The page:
The Big Wait


“To raise, or not to raise” – Anon

Next week’s column is apt to be a lengthy one, coming as it does in the aftermath of the Fed meeting, so this week’s commentary is going to be on the short side. Last week’s nice rebound in prices had mostly to do with technical moves, Fed speculation and a quiet news week for the economy.

Don’t expect much price action in front of the Fed report. Though some will surely try, for most it will hardly feel right to try to play hero in the last few days before a Fed meeting that has the investment community sharply divided and most of the financial world on edge. Over the weekend, even the Bank of International Settlement (BIS, the central bank for central banks) fretted over the potential effects of Fed tightening.

Longtime readers know that I avoid policy predictions, and for good reason. I can make a case for the Fed going either way, and anyway am in the camp that the Fed should have acted long ago. In any case, it isn’t a quarter-basis point move that will matter to the economy, but the perception that one cycle (easy money) will have ended and a tighter one begun, thus impacting the financial economy and eventually the real one. That doesn’t mean that an increase this week will necessarily cause markets to sell off, as traditionally they have instead rallied after the first couple of long-awaited increases. Predictions are all over the map, and while I would like to bet with history on this one (i.e., increase = stock market rally), I don’t feel confident of any outcome.

I do feel confident that the U.S. business cycle is near an end, though I am not so reckless as to pick the date or even quarter. The economy is a dynamic process, and while one as large as the U.S. does have a significant amount of inertia, some factors (e.g., policy decisions) can have the effect of either keeping the patient alive a bit longer or hastening the end. Death comes to us all, including bull markets, but picking the day is tricky. If I were an insurer, though, I would not be selling policies on the current cycle.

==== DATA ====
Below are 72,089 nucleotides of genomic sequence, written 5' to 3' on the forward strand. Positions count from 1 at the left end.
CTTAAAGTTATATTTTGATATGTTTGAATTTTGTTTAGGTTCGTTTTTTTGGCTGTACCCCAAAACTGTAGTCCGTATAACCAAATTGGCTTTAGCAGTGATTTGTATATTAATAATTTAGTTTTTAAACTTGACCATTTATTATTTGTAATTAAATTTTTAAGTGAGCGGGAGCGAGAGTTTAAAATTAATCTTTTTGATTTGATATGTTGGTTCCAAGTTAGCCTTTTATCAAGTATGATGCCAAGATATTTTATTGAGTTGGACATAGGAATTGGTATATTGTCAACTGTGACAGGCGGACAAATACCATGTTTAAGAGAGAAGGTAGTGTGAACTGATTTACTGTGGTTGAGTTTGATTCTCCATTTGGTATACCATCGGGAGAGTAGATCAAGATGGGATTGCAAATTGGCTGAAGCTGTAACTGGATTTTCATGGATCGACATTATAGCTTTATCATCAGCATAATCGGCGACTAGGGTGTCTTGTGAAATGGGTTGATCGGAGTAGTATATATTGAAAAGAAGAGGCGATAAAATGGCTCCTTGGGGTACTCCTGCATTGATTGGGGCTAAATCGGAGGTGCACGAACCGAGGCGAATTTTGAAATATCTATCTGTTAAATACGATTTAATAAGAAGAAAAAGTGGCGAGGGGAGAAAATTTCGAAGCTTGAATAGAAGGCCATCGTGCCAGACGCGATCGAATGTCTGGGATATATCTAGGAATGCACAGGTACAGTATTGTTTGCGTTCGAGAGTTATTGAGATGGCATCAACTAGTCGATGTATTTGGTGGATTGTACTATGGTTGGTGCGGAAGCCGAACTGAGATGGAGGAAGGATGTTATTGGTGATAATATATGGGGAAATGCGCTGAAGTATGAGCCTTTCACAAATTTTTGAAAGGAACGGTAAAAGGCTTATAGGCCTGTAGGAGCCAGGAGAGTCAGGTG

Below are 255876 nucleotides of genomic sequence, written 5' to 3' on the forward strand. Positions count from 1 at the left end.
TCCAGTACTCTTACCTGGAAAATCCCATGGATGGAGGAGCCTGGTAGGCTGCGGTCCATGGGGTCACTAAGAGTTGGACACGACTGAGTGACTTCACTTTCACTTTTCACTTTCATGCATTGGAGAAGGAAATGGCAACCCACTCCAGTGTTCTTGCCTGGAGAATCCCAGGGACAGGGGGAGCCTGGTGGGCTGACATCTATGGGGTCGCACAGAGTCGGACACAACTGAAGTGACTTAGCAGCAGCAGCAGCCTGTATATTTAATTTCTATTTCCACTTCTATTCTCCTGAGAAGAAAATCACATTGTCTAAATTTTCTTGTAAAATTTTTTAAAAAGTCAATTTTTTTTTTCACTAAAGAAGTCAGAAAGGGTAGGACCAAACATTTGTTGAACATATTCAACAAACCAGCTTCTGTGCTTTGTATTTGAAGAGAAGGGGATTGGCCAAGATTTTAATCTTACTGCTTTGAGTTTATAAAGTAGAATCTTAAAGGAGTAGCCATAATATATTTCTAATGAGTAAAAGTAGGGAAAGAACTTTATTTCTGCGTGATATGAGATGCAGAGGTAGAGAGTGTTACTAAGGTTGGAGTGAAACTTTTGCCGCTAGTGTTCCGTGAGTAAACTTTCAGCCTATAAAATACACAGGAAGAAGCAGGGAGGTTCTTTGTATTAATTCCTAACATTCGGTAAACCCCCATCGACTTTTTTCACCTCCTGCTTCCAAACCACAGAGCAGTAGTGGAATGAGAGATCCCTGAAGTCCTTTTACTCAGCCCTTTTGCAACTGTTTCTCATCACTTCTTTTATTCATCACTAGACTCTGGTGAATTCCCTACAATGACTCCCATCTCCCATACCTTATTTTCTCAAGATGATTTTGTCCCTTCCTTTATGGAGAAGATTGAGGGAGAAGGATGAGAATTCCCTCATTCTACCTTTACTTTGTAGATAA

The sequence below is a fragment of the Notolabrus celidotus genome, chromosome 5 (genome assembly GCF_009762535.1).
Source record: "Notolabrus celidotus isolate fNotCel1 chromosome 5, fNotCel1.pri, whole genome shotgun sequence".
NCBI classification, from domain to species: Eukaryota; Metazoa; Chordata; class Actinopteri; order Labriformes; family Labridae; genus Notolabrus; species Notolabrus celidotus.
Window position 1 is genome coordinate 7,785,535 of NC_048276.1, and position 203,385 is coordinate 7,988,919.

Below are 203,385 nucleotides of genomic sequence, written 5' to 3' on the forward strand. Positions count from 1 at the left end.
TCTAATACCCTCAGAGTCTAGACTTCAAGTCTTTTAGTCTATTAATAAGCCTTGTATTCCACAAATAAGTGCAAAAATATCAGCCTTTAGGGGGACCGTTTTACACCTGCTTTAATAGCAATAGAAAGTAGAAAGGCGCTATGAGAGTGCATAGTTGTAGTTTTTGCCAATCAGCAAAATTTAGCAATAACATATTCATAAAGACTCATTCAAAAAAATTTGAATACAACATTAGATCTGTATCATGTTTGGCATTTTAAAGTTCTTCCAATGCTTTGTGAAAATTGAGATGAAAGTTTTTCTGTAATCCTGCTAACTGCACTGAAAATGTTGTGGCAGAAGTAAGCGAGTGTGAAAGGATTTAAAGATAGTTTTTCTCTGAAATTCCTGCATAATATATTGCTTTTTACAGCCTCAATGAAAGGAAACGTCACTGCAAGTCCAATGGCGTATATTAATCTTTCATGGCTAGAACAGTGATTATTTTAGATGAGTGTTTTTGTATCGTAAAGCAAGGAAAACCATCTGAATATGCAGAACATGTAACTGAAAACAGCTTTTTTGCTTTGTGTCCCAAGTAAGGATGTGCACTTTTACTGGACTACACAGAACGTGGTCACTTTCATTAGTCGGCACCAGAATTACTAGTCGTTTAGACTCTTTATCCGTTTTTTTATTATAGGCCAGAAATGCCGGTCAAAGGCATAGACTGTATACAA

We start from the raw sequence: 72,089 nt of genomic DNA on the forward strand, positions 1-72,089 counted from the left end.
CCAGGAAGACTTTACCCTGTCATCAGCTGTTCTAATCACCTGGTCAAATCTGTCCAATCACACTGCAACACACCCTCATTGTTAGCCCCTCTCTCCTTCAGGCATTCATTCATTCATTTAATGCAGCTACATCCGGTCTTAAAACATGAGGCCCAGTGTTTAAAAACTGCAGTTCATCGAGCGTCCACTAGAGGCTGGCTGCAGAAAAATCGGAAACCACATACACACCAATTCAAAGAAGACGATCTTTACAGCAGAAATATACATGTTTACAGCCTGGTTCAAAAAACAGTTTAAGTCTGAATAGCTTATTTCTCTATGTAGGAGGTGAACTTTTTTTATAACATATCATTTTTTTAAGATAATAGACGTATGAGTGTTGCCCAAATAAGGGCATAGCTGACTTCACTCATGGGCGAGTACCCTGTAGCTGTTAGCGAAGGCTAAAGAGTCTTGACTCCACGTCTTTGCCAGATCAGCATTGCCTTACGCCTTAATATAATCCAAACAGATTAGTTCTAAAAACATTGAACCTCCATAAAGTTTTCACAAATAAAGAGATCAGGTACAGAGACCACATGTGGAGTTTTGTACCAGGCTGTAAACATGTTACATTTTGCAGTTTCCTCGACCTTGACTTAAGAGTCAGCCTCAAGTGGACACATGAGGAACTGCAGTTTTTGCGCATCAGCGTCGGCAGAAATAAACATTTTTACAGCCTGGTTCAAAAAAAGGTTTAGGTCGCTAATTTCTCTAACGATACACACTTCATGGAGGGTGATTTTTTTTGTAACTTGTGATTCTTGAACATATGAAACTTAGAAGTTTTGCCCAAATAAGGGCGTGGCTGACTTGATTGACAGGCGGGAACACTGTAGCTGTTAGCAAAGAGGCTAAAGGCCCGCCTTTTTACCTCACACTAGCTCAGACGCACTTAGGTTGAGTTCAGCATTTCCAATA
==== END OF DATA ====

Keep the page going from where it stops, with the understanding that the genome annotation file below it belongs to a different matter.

For me, the rate decision on Thursday means less to the economy than would any Fed plan to revive quantitative easing, or QE. By leaving rates at the zero bound for far too long in this cycle, the Fed is ill-placed to deal with any imminent downturn in the economy, as its own staff has pointed out in recent reports. That leaves QE as one of the only weapons in the toolkit, and I don’t know what the effect of such a revival would be in the current circumstances. My best guess is that it would matter little to the real economy, cause a lot of action in the financial one and in the end be a cause for regret. But the Fed has made mistakes before, and so has the stock market.

The Economic Beat

It was the turn of the quiet week again, the one that comes after the jobs report and before the one with the retail sales report and/or Fed meeting. The report that probably got the most attention last week was the labor turnover survey (JOLTS), with its oft-repeated tagline (I heard it several times on public radio) that job openings were at their highest level in fifteen years, which is how long the series has been around.